Several of New York’s prominent labor unions have signed on in support of taxi drivers who have staged a weekslong hunger strike outside City Hall.

The aim of the hunger strike, which began Oct. 20, is to push Mayor Bill de Blasio to use city money to cap their debt at $145,000.

The drivers are plagued by massive debts after the city’s Taxi and Limousine Commission knowingly misled them into taking on loans to buy taxi medallions at inflated costs over 12 years ending with the explosive growth of Uber in 2014. New York City raked in $855 million from those medallion sales, the state attorney general’s office found.

In an open letter to the mayor shared with The Post on Tuesday, prominent unions including 1199SEIU, SEIU 32BJ and the New York City Central Labor Council endorsed the hunger-striking cabbies’ proposal, which the New York Taxi Workers Alliance claims would cost the city $93 million over 30 years.

A man sitting during a protest.
A driver on a hunger strikes joins others in demanding debt relief rally outside City Hall.
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“These workers have put in decades of work behind the wheel and many rightly expected to begin a dignified retirement today. Instead, as we write you this letter, some of these workers have been on a hunger strike for over a week, sleeping in their taxis just outside of City Hall,” the letter said.

The unions also endorsed NYTWA’s call for the city to “guarantee” each individual driver’s debt — shielding the driver from financial consequences of default on the loan.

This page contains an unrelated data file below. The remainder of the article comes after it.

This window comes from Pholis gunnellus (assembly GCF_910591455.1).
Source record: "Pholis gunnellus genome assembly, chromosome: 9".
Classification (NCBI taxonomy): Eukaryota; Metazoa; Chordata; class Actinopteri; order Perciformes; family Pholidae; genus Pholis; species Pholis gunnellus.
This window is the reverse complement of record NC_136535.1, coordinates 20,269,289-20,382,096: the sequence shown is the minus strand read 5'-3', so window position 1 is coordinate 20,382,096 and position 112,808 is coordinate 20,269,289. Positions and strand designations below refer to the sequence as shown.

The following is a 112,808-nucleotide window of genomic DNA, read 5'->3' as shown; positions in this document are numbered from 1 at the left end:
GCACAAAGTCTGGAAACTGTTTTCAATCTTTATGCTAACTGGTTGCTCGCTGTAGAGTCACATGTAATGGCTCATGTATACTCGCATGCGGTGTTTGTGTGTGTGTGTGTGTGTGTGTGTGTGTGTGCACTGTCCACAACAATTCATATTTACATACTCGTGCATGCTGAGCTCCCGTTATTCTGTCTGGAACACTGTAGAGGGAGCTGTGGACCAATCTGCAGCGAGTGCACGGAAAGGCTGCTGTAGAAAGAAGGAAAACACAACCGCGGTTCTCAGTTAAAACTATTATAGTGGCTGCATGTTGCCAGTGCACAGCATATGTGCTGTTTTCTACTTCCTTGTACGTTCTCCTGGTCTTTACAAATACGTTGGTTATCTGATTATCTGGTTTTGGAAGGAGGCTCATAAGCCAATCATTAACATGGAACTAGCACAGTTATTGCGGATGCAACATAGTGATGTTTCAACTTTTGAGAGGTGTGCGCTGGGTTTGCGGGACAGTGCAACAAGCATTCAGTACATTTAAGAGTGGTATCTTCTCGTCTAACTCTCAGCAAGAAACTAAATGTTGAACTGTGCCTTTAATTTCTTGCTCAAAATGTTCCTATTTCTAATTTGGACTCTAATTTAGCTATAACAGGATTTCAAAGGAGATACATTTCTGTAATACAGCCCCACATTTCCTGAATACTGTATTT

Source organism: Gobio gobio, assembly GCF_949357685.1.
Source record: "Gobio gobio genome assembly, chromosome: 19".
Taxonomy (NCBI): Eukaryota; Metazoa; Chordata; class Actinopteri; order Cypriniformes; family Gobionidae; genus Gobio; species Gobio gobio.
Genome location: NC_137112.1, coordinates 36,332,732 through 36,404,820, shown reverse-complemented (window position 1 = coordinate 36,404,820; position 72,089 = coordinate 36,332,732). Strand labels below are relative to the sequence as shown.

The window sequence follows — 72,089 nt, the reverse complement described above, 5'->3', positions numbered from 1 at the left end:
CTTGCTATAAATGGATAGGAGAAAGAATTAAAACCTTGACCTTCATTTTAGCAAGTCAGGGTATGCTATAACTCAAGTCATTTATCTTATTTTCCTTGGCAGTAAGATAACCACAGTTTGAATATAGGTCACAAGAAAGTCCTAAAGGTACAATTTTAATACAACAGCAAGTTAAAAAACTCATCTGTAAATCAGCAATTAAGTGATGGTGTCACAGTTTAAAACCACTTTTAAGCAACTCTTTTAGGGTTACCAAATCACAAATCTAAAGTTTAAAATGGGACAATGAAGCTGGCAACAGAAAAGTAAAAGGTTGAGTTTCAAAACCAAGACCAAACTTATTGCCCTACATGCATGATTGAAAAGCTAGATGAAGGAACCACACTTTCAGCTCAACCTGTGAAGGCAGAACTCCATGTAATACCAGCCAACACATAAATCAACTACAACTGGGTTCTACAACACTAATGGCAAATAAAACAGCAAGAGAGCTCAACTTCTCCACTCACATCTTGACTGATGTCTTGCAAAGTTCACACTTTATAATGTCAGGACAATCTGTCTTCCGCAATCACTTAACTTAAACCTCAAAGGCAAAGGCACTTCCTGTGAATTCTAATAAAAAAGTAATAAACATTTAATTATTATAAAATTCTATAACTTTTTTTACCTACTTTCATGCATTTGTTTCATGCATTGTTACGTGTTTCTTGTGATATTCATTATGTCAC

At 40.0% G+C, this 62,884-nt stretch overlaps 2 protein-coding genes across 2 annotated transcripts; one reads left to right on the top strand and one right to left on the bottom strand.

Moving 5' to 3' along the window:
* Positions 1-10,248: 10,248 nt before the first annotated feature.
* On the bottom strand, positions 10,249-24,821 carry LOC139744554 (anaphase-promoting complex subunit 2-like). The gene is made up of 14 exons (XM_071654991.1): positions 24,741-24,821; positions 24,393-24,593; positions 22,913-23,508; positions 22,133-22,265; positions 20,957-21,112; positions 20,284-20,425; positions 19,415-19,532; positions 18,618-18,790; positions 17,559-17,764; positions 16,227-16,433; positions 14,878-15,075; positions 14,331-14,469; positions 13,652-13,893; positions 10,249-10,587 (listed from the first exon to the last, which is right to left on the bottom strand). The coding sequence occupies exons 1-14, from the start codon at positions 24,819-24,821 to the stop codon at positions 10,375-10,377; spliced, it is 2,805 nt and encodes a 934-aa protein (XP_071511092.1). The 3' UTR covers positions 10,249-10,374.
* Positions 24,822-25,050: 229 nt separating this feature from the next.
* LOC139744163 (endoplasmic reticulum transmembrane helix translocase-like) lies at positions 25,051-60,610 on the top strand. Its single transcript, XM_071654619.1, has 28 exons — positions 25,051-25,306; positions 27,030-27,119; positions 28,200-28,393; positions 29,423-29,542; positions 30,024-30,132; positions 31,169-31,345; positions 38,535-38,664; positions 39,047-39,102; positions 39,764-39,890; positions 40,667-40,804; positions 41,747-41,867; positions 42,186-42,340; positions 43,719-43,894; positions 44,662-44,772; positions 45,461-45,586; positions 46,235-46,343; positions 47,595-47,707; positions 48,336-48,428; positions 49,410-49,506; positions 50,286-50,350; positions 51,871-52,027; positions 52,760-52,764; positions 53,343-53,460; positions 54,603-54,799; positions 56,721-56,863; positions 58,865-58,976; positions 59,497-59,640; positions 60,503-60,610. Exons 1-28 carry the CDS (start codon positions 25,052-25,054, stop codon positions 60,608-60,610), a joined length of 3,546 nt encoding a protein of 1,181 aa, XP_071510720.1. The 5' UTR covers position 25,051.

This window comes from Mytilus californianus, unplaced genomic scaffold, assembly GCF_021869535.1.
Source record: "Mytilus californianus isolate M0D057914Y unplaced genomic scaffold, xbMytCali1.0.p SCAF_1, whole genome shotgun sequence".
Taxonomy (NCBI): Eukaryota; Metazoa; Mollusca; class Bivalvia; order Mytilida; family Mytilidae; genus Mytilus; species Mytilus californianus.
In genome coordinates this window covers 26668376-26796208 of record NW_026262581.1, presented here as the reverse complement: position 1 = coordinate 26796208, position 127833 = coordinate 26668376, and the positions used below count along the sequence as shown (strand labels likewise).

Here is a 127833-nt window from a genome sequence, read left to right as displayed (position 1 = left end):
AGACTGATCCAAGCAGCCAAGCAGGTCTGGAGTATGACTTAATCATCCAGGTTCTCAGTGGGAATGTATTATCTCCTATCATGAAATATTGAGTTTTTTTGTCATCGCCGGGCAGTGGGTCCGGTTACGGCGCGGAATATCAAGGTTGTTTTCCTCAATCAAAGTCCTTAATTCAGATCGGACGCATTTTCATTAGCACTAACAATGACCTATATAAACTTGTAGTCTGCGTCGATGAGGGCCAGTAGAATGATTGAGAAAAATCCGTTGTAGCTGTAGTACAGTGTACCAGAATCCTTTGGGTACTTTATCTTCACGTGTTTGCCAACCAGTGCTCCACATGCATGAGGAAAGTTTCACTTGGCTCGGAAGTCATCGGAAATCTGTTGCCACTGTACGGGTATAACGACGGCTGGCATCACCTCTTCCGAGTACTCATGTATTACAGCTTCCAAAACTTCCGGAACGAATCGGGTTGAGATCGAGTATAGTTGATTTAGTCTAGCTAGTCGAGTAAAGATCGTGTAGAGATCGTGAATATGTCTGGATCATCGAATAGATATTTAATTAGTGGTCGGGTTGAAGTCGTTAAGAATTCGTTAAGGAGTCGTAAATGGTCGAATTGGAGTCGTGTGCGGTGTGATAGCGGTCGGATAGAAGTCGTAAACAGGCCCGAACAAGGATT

Other unions who signed onto the letter include CWA District 1, Teamsters Joint District Council 16, New York Hotel and Motel Trades Council, UFCW Local 1500, New York State Nurses Association and the Retail, Wholesale and Department Store Union.

The mayor and TLC officials object to NYTWA’s proposal, arguing that the city’s own debt relief program — underway since September — has already given out millions of dollars to help drivers achieve low monthly payments.

They also point to data showing recent increases in taxi trips and driver income as evidence of potential for a rebound in the medallion market.

De Blasio did not close the door on NYTWA’s plan when asked about it at a press conference last Friday, but defended the TLC program, which has reduced 173 driver’s debts by a total of $21.4 million, according to city figures.

Men at a protest in New York.
Cab drivers are hopeful that the hunger strike will encourage Mayor de Blasio to increase their debt relief.
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“We worked hard to find a solution. We worked with the City Council, which passed our budget, including the relief for the taxi drivers,” he said. “We have something right now that can help them, and I want every driver to take advantage of this. We’ll continue to look at any other tools, any other ways we can help.”

But NYTWA Executive Director Bhairavi Desai said the TLC’s program still leaves drivers with monthly payments too big to earn a living wage.

“A driver having to pay a $2,000 monthly mortgage — which under the TLC plan is allowed — they’re going to learn less than $10 an hour,” she said. “They’re delusional. This is the same agency that inflated the value years ago. It looks like they haven’t learned anything.”

“Under the city’s plan, really, the TLC’s plan, it’s just not enough debt relief,” she said. “Thousands of drivers will be left with debts as high as between $300,000 to $500,000. Some even higher than that. They’ll still be under a lifetime of debt and earning below minimum wage as they pay it off.”


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